Maggi Hambling was born in Suffolk in 1945, and she is an eminent name in British art. She first studied at Benton End, Suffolk, under the painters Lett Haines and Cedric Morris, who had previously taught Lucian Freud. She continued her studies at Ipswich School of Art and then attended both the Camberwell School of Art and Crafts, and the Slade School of Fine Art in London. She became the first Artist in Residence at the National Gallery in 1980-81 and her portraits of George Melly and Max Wall hang in the National Portrait Gallery. Other public collections holding her work include the British Museum, the Tate Gallery and the National Gallery in London as well as the Gulbenkian Foundation in Lisbon. She was awarded a CBE in 2010.
A monograph Maggi Hambling The Works and Conversations with Andrew Lambirth was published in 2006 (Unicorn Press). A close friend of George Melly - George Always - her memorial exhibition of paintings of the legendary jazz singer was shown at Walker Art Gallery, Liverpool in 2009. This major museum exhibition also included the silk-screen print George Melly Singing, which she published with IAP Fine Art in 2006, launched by George Melly and Stephen Fry.
Her public sculpture Scallop (2003), a monument to the composer Benjamin Britten, stands on Aldeburgh beach, Suffolk. The four-metre-high (13 ft) steel sculpture is pierced with the words "I hear those voices that will not be drowned" from his opera Peter Grimes.
From 1998 to 2006, Maggi Hambling combined with IAP Fine Art to publish several editions of silk-screen prints to raise funds for Terrence Higgins Trust, helping people with HIV and AIDS. The first of these was Portrait of Derek Jarman, which was published in 1998 and launched by the artist and George Melly in London. In 2006, Maggi Hambling worked with IAP Fine Art again to publish a further two print editions, George Melly Singing and Stephen Fry Musing, launched by George Melly and Stephen Fry at IAP Fine Art, London.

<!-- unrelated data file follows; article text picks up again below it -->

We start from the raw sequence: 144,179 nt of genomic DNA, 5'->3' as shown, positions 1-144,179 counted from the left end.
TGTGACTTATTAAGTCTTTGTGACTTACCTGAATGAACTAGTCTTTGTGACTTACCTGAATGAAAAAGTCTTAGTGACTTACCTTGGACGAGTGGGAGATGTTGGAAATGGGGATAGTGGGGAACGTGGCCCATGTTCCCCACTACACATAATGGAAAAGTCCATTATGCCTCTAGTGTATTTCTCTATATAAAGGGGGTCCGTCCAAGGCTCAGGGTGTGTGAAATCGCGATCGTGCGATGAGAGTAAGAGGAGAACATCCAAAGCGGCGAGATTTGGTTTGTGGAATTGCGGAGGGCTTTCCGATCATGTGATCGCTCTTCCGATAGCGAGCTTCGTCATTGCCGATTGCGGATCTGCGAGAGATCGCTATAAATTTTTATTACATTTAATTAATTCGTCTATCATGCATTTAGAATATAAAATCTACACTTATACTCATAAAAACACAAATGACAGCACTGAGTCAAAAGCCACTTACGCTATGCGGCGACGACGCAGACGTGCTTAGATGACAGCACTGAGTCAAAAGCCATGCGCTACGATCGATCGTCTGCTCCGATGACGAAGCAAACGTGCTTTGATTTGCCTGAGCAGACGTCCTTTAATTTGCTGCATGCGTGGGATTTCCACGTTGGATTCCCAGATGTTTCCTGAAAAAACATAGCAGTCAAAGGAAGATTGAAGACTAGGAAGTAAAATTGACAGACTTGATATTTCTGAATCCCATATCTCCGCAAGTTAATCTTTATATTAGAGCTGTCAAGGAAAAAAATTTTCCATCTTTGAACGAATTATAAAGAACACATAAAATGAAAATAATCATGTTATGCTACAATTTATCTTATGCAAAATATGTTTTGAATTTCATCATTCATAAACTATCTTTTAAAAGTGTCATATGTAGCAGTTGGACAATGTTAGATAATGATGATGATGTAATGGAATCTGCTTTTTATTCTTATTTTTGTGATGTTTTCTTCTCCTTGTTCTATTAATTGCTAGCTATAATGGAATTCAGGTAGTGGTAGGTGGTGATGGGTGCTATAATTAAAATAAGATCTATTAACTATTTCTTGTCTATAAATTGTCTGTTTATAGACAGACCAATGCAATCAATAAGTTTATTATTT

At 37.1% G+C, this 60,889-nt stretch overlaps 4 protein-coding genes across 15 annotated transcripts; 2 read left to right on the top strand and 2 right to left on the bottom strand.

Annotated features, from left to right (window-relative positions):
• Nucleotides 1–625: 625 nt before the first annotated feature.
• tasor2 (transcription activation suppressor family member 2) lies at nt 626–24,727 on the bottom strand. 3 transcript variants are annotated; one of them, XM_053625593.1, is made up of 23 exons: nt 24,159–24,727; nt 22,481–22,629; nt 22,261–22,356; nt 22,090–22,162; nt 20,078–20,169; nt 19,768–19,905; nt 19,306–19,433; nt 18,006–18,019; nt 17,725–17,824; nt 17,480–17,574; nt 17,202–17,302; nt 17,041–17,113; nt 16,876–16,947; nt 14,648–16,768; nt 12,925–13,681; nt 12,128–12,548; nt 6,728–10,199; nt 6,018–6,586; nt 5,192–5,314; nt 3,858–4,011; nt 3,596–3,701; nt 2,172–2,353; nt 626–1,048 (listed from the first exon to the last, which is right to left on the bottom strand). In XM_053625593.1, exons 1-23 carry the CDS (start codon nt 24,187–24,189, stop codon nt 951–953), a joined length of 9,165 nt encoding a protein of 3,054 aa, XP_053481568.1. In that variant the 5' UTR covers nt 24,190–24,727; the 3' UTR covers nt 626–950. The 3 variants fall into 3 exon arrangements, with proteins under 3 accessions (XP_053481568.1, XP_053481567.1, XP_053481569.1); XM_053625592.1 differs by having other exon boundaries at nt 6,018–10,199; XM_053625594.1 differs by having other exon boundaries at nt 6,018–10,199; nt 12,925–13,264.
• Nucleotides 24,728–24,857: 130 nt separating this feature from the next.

The North Sea has become her main muse of recent years and the resulting paintings, drawings and prints have been exhibited widely to great critical acclaim. Notable examples are her 2010 one-person exhibition Maggi Hambling: The Wave, displayed at The Fitzwilliam Museum, Cambridge. This was followed by Maggi Hambling: Wall of Water, another solo show during May and July 2013 at the prestigious Hermitage Museum, St Petersburg, Russia . This exhibition was very well received by both the Russian public and press. A variant of this show - Walls of Water - was then held in Britain at the National Callery, London, from November 2014 until February 2015.
Maggi Hambling created the design for a new set of tapestries for the High Altar at Winchester Cathedral, which were formally dedicated in July 2013. To achieve her designs she collaborated with Ateliers Pinton - the French tapestry workshop in the Aubusson region which has worked with artists such as Picasso, Miro, Léger and Sutherland (for Coventry Cathedral).
Maggi Hambling - Touch : Works on Paper was a major solo exhibition at the British Museum, London, 8 September 2016 - 29 January 2017. Following recent articles and interviews including Vogue ; Maggi Hambling showed with Sarah Lucas in The Quick & The Dead at the Jerwood Gallery. She recently accepted a major public commission for a memorial sculpture commemorating Mary Wollstonecraft in north London. In 2019, her major museum retrospective For Beauty Is Nothing But A Thing Of Terror (her first solo museum exhibition in China) at the Central Academy of Fine Arts Museum in Beijing toured to Guangdong Museum of Art, Guangzhou.
In 2020, Maggi Hambling's portrait of Andy Murray was unveiled and displayed at the National Portrait Gallery, London.